There was a woman who has melanoma that has spread to her bones and head.  The doctors have told her there isn’t anything they can do for her.  Not even chemo.  She’s on a clinical trial pill that they have told her “will buy her some time”.
Devastating stories.
There were also stories of hope in this one too though.  I met a woman named Barbra.  She’s a 13 year stage IV survivor.  And she’s amazing!

The thing I got out of both of these groups is how important support is to me.  I may not connect with very many people in these groups, but I’m going to continue to go.  I can still learn something about myself from each person in both groups.  And I look forward to it.

Another thing I learned about support recently is I really do love visits and contact.  If you were planning a trip to SoCal, let me know.  We have extra room and I really love having guests.  Better yet, even if you weren’t planning a trip out this way, come on out!  And if you can’t make it, I understand.  How about a text?  Or FB message?  I love that too.  And if I don’t get back to you right away, I’m sorry, but I will eventually 🙂

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Interesting searches

Now for something a little different…

I thought I’d share a little funny behind the scenes of this blog for a moment.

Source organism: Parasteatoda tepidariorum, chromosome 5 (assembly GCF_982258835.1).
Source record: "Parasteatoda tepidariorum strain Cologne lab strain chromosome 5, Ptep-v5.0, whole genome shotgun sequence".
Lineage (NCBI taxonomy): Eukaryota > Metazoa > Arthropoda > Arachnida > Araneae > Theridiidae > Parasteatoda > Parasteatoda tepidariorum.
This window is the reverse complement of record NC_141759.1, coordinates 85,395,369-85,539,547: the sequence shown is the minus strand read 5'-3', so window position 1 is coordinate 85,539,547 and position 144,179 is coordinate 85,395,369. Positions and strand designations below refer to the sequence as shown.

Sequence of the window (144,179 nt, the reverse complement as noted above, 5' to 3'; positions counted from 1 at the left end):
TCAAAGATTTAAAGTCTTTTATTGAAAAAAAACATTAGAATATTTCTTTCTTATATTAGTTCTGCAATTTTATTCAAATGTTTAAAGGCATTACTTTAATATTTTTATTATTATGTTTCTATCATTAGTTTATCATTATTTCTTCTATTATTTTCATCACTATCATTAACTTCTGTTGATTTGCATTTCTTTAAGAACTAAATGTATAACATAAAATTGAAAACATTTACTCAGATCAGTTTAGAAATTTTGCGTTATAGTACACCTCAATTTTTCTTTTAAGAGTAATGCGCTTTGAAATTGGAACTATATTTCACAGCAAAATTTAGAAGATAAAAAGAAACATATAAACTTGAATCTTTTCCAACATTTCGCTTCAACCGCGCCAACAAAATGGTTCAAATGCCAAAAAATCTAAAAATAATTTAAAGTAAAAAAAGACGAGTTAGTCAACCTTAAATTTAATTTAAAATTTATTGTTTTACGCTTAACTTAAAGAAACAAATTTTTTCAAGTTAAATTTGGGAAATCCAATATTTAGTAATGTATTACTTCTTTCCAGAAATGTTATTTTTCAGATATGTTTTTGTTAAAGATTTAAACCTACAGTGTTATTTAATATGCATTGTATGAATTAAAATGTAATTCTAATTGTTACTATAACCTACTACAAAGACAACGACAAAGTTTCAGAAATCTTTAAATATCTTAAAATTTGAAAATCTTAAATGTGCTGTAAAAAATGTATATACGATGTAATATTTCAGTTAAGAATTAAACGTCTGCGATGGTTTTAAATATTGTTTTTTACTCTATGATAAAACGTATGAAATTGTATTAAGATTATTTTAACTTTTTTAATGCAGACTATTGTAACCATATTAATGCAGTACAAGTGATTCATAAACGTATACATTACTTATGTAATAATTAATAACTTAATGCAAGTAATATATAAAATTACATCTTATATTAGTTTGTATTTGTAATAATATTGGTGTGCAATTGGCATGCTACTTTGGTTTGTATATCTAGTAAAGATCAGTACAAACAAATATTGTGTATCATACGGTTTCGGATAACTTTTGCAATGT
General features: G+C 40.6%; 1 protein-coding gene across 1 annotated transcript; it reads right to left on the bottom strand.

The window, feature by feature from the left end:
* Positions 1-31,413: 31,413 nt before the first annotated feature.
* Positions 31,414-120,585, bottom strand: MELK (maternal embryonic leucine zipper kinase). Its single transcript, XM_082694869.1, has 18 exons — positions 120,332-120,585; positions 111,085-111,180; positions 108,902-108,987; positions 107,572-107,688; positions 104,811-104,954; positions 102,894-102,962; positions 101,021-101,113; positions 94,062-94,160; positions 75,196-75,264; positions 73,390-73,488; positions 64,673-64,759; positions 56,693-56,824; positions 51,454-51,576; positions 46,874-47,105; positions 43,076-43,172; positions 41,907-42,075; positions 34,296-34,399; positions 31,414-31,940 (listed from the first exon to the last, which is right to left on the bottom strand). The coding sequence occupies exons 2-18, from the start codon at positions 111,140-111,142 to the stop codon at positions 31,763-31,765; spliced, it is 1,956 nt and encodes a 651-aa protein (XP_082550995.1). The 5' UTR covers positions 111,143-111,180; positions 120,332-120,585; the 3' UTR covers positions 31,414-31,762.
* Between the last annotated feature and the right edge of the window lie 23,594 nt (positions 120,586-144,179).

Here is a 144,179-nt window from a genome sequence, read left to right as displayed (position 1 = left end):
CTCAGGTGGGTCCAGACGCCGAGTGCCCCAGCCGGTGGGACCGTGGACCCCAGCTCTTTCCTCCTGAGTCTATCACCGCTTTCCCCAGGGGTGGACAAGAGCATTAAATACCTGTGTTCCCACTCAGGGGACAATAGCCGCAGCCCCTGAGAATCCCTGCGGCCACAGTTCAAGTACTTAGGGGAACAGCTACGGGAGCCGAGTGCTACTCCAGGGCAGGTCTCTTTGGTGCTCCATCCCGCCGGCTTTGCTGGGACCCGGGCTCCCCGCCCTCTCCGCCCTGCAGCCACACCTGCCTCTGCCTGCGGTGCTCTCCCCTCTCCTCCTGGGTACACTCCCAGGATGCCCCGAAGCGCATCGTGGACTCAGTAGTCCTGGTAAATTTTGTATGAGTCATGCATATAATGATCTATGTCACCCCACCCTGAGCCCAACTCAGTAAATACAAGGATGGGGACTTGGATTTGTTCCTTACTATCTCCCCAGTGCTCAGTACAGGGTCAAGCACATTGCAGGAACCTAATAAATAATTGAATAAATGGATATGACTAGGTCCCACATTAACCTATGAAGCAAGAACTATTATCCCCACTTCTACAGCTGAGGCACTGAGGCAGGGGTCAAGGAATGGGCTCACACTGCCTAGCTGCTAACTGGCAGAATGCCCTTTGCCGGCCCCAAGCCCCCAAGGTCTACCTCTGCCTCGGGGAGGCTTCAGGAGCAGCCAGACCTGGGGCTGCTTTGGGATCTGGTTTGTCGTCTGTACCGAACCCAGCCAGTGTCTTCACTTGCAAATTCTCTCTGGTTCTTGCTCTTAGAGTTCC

If you’ve never done a website or blog you should know that most sites have back end information to help the webmaster promote their site.  Usually information like how many visitors, what country visitors are from, top commenter etc.
One of the statistics that I can see on the back end of my blog is the keywords put into a search engine to reach my site.  For instance, if someone Googles “colon cancer” and my site comes up in the search and they click on it, “colon cancer” will show up in the list of terms that I can see from the back end.

Here’s what the page looks like…

There’s at least a few hundred terms. I check these periodically and I just have to share some of the ones that have given me a good chuckle if not an outright belly laugh.  Many of them I have no idea why my blog would come up for those search terms, but I guess it did.  And now that I’m putting these directly into a post, the search terms should get even more interesting.

Here’s some of my favorites:

my anus hurts after pooping        – doesn’t sound pleasant